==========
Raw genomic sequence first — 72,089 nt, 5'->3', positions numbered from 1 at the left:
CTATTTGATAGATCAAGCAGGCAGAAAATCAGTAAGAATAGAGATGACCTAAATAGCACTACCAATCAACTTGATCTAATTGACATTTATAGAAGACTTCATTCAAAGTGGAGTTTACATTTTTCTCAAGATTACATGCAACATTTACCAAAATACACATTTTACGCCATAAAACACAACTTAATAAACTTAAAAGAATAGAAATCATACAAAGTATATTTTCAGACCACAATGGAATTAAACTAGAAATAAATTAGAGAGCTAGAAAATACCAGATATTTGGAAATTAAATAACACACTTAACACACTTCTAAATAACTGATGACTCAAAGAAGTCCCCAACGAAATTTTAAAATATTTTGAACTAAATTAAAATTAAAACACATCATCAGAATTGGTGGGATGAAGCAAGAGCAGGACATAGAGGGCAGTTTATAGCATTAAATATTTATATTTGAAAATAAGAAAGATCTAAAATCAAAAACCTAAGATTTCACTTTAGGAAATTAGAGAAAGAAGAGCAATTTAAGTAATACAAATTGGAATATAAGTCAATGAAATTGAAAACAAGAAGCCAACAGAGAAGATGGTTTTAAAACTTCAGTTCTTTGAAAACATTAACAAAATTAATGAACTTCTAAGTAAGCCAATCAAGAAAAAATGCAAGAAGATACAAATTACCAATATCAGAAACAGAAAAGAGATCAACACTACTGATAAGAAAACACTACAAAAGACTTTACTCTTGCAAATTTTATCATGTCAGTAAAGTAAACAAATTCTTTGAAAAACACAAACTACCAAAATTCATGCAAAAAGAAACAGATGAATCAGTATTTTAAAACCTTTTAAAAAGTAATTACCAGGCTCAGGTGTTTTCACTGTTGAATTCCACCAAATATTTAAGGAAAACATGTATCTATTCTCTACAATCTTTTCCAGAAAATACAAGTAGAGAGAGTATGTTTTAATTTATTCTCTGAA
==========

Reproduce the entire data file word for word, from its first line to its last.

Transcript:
Raw genomic sequence first — 72,089 nt, 5'->3', positions numbered from 1 at the left:
CTATTTGATAGATCAAGCAGGCAGAAAATCAGTAAGAATAGAGATGACCTAAATAGCACTACCAATCAACTTGATCTAATTGACATTTATAGAAGACTTCATTCAAAGTGGAGTTTACATTTTTCTCAAGATTACATGCAACATTTACCAAAATACACATTTTACGCCATAAAACACAACTTAATAAACTTAAAAGAATAGAAATCATACAAAGTATATTTTCAGACCACAATGGAATTAAACTAGAAATAAATTAGAGAGCTAGAAAATACCAGATATTTGGAAATTAAATAACACACTTAACACACTTCTAAATAACTGATGACTCAAAGAAGTCCCCAACGAAATTTTAAAATATTTTGAACTAAATTAAAATTAAAACACATCATCAGAATTGGTGGGATGAAGCAAGAGCAGGACATAGAGGGCAGTTTATAGCATTAAATATTTATATTTGAAAATAAGAAAGATCTAAAATCAAAAACCTAAGATTTCACTTTAGGAAATTAGAGAAAGAAGAGCAATTTAAGTAATACAAATTGGAATATAAGTCAATGAAATTGAAAACAAGAAGCCAACAGAGAAGATGGTTTTAAAACTTCAGTTCTTTGAAAACATTAACAAAATTAATGAACTTCTAAGTAAGCCAATCAAGAAAAAATGCAAGAAGATACAAATTACCAATATCAGAAACAGAAAAGAGATCAACACTACTGATAAGAAAACACTACAAAAGACTTTACTCTTGCAAATTTTATCATGTCAGTAAAGTAAACAAATTCTTTGAAAAACACAAACTACCAAAATTCATGCAAAAAGAAACAGATGAATCAGTATTTTAAAACCTTTTAAAAAGTAATTACCAGGCTCAGGTGTTTTCACTGTTGAATTCCACCAAATATTTAAGGAAAACATGTATCTATTCTCTACAATCTTTTCCAGAAAATACAAGTAGAGAGAGTATGTTTTAATTTATTCTCTGAA